In Fiscal Year 2011, the Department of Homeland Security awarded nearly $45 million to states as part of the Driver’s License Security Grant Program (DLSGP). DHS lists the following as the way states are intended to use the federal funds:
These solutions should improve business processes, IT, infrastructure and DL/ID document and issuance security. Grant award recipients may use grant dollars to meet the minimum issuance standards of Federal law in one of two ways:
1. Begin or continue State-specific process, security, infrastructure and IT improvements consistent with the Federal law and DHS regulations; and
2. Develop and implement policies, procedures, and protocols, following the uniform set of standards established by the States to capture, manage, and verify applicant data under the provisions of Federal law.
That seems to belie the story told to Senator Schaefer by Missouri Department of Revenue deputy director John Mollenkamp. During the various hearings Schaefer held last March to investigate this important issue, Mollenkamp claimed at different times that the DHS grant money would be used for “hole punchers to void old licenses.”
At another hearing, Mollenkamp testified that the money was used to “verify identity and prevent fraud.”
Nixon apparently sees himself as subservient to the federal government, a puppet of the rulers on the Potomac. Last year, he also vetoed legislation that would have protected the right of Missourians to keep and bear arms as guaranteed by the Second Amendment.
For his part, Nixon considers the effort to remove him from office a mere “publicity stunt.”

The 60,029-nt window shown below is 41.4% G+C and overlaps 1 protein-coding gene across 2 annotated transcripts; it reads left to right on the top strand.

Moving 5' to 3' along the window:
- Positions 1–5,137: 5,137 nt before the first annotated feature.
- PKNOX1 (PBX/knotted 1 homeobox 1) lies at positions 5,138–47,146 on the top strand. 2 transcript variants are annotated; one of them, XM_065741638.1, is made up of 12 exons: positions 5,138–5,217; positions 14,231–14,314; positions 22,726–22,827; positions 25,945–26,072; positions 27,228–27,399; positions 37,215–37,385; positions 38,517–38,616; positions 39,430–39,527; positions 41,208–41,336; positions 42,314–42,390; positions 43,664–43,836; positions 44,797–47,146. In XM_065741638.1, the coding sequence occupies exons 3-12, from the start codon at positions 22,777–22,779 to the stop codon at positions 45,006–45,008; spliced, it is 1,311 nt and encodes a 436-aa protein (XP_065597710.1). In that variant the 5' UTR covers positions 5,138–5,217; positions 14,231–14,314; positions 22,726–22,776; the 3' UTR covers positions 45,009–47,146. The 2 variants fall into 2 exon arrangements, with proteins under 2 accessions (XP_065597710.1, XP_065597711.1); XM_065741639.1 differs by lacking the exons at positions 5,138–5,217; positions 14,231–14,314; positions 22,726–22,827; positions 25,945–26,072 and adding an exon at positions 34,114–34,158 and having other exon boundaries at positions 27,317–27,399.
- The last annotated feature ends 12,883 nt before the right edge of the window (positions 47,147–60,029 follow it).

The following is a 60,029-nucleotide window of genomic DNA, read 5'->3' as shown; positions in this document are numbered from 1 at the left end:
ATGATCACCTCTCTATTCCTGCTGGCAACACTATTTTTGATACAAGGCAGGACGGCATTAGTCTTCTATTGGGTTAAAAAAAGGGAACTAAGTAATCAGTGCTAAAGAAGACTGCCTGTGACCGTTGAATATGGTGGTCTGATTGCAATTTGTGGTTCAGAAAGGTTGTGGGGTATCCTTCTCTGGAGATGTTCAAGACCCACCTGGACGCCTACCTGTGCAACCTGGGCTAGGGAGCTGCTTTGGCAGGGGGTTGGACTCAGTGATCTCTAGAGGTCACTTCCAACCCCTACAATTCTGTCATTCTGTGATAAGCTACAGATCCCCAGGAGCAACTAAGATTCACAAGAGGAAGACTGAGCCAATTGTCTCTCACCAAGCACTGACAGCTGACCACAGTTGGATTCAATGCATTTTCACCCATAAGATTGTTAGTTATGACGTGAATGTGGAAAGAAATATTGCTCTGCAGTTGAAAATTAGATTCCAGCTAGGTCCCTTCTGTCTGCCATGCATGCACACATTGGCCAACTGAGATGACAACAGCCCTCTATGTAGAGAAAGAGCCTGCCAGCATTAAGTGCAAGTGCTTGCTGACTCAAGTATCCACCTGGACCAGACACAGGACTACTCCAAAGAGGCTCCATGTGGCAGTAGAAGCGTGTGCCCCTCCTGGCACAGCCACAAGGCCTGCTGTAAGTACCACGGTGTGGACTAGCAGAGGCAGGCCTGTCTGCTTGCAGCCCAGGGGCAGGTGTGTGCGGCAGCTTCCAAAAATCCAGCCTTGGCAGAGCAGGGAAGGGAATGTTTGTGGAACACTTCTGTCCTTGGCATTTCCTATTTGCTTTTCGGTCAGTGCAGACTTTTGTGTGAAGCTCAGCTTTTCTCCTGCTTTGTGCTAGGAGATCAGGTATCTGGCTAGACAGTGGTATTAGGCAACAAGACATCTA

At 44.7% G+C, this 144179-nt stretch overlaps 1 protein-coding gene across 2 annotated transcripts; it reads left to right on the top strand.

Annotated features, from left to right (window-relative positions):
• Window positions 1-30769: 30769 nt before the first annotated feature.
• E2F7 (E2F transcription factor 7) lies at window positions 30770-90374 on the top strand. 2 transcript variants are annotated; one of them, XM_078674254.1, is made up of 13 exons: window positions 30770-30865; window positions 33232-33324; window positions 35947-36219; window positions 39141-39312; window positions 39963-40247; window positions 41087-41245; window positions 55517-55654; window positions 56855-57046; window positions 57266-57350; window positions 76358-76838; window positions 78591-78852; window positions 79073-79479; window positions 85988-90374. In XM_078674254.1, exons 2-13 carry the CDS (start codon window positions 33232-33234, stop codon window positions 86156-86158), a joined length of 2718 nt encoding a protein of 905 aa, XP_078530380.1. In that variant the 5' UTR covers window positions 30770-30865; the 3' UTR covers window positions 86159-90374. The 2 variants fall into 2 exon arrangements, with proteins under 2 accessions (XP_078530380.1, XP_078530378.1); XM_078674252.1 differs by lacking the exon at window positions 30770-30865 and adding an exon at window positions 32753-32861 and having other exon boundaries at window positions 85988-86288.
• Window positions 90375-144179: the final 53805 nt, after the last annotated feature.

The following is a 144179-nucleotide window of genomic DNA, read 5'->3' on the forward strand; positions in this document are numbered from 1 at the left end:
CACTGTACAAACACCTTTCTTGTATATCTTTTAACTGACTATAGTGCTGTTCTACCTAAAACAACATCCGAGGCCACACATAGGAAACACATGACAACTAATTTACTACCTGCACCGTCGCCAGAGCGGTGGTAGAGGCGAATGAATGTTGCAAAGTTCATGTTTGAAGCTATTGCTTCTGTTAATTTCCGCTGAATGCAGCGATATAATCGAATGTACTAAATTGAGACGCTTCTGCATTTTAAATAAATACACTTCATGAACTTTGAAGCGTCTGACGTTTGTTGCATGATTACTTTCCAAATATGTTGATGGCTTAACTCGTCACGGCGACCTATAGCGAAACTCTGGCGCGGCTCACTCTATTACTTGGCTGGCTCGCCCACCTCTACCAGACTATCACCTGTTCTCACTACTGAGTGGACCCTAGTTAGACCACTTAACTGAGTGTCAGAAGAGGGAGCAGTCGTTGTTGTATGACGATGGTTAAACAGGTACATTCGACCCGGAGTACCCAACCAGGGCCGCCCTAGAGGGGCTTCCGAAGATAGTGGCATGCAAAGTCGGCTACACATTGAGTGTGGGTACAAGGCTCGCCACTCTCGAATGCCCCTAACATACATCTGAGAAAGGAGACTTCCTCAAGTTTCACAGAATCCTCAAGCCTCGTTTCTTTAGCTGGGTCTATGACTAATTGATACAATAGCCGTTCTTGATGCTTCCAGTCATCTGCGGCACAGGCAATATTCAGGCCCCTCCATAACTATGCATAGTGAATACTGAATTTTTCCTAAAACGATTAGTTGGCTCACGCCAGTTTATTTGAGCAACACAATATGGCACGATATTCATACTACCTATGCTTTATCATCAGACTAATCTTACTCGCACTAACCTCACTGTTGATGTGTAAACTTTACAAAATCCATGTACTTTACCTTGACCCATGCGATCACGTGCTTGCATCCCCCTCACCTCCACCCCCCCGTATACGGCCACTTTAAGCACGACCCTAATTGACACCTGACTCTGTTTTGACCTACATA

His accusers do have a long row to hoe, in fairness. The procedure is set out in Article VII, Section 2 of the Missouri Constitution. That provision mandates that impeachment charges against a governor “shall be tried by a special commission of seven eminent jurists to be elected by the senate. The supreme court or special commission shall take an oath to try impartially the person impeached, and no person shall be convicted without the concurrence of five-sevenths of the court or special commission.”
The difficulty of the process is demonstrated in an article published in the Washington Post that points out that “only one statewide officeholder in Missouri’s history has been removed from office. That official, Secretary of State Judith Moriarty, was removed in 1994 after being accused of tampering with documents that allowed her son to run for office.”
On Wednesday, the Judiciary Committee hearing focused solely on the charges filed by state Representative Marshall related to the acceptance of tax returns filed by homosexual couples. The proceeding reportedly lasted for about an hour.
Deliberations will resume next Wednesday, April 30.